Diseases and Conditions

We have identified a number of immuno-inflammatory conditions where treatment gaps exist, and we seek to apply our revelationary science to fill these treatment gaps.

Rheumatoid Arthritis

Rheumatoid Arthritis (RA) is the most common form of autoimmune arthritis. It affects more than 1.3 million Americans. About 75% of patients with RA are women, and 1-3% of women may get RA in their lifetime. The disease most often begins between the ages of 30 and 50, and is a chronic disease which causes joint pain, stiffness, swelling and decreased movement of the joints. Small joints in the hands and feet are most commonly affected, but RA can also affect organs, such as eyes, skin or lungs.

Great progress has been made in the treatment of RA with the advent of biological therapies and JAK inhibitors.  There remains a need for small molecule therapies with improved benefit:risk profiles that can make safe and effective therapy accessible to more patients.

Psoriatic arthritis

Psoriatic arthritis (PSA) is an inflammatory arthritis associated with psoriasis. In most cases the arthritis appears after the onset of skin lesions but it can precede skin disease in some patients.   Men and women are affected equally and both central and peripheral joints can be impacted.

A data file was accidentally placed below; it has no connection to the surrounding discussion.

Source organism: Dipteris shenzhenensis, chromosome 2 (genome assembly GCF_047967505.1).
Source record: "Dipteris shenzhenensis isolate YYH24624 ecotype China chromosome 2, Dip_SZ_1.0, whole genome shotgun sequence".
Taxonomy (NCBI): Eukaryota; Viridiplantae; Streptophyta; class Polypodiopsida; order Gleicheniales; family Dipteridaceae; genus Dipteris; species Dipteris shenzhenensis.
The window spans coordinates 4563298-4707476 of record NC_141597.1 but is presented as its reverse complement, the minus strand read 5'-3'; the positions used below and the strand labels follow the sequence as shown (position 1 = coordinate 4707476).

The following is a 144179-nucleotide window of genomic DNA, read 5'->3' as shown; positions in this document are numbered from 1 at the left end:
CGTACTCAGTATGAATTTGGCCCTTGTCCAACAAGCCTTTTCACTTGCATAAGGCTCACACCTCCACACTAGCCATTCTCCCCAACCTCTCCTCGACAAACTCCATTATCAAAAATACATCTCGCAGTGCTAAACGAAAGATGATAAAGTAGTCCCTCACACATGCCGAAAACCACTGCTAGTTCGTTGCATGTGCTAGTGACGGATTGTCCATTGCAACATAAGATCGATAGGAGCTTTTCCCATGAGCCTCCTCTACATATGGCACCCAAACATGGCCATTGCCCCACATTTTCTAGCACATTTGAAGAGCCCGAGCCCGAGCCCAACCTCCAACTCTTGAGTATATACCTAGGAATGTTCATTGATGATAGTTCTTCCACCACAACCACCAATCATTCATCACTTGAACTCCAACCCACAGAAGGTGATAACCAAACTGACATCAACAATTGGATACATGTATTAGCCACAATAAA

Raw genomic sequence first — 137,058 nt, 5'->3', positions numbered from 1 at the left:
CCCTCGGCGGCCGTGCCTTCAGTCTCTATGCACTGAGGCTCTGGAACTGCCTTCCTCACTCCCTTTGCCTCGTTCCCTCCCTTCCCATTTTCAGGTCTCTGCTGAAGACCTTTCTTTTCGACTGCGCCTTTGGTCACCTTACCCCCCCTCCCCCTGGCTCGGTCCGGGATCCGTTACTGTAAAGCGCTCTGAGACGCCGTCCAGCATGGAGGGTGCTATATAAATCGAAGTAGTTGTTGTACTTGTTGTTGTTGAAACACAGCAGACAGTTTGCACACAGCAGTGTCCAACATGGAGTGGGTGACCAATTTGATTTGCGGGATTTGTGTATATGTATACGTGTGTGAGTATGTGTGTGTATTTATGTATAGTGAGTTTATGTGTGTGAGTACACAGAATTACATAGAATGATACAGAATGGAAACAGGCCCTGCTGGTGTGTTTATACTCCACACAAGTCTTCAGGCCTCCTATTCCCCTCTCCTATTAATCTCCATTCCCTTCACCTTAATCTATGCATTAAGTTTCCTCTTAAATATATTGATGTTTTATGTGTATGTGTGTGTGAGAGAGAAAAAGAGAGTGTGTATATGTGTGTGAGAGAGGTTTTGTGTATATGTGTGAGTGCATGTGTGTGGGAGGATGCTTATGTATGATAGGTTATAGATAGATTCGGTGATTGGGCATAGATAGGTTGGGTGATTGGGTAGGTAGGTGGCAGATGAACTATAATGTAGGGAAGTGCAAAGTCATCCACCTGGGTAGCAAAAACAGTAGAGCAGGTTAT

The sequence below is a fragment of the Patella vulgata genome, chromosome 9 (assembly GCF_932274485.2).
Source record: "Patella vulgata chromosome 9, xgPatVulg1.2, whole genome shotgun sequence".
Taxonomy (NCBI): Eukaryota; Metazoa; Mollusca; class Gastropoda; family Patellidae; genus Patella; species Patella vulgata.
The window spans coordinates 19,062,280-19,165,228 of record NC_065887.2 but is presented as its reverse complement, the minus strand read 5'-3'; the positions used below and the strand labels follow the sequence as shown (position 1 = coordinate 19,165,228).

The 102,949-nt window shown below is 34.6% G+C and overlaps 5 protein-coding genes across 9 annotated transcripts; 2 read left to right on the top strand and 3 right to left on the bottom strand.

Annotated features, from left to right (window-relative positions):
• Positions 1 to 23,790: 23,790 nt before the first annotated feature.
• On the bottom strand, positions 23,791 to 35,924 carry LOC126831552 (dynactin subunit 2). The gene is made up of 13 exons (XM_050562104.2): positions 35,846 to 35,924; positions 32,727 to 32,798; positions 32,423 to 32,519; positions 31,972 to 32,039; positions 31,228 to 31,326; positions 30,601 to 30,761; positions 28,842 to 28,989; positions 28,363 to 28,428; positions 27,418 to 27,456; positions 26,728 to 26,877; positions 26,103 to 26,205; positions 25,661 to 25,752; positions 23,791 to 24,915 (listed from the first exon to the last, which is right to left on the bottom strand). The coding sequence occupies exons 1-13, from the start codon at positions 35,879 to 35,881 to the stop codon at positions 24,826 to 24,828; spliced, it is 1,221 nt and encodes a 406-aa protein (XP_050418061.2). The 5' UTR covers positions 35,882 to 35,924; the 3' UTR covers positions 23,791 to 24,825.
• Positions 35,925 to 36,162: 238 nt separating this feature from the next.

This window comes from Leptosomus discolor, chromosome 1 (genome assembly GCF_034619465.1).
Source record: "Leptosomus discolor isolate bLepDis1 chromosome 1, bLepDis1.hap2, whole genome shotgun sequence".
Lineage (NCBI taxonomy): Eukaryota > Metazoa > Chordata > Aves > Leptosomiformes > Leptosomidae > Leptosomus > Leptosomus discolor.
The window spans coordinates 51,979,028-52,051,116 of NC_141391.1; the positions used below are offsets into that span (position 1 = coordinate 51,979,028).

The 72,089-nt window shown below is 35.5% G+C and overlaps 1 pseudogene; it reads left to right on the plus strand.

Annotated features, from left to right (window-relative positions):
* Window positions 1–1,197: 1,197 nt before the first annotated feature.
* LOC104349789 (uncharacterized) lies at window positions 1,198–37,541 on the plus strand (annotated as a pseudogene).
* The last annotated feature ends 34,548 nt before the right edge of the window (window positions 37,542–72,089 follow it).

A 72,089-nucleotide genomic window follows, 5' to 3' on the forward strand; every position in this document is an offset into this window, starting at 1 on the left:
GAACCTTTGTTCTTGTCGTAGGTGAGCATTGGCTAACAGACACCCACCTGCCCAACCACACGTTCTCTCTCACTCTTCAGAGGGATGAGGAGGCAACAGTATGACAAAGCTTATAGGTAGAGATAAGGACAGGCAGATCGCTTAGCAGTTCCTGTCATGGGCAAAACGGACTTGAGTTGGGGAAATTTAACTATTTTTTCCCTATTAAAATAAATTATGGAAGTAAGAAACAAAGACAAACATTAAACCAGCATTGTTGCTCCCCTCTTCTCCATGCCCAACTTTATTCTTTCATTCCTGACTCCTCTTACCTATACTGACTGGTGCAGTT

The advent of biologic therapy has significantly improved the management of PSA, but there is a need for new mechanisms and approaches to treat this important disease.

Atopic Dermatitis

Atopic Dermatitis (AD) is a chronic, inflammatory skin disease that usually starts in early infancy. In developed countries, AD affects 15-30% of children and 2-10% of adults. The predominant symptom is a red, itchy rash, which can have a significant impact on quality of life.

Topical steroids have been a mainstay of AD treatment for decades, but are associated with significant adverse events which may limit how much or how long they can be used. JAK inhibitors may offer a good alternative treatment option for AD. The challenge is to optimize delivery of the drug to the disease site (i.e., the skin) while minimizing systemic toxicity.

Inflammatory Bowel Disease

Inflammatory Bowel Disease (IBD) is an inflammatory disease affecting the gastrointestinal (GI) tract.  The two major types of IBD are ulcerative colitis, and Crohn’s disease: Ulcerative Colitis is limited to the colon, while Crohn’s Disease can impact any segment of the GI tract.  Approximately 1-2 million people in the United States have IBD.  IBD most commonly presents in young adults (late adolescence to the third decade of life) and males and females are affected at a similar rate.

While the use of biological therapies have improved the medical treatment of IBD, there remains a great need for more effective therapies with an improved safety profile.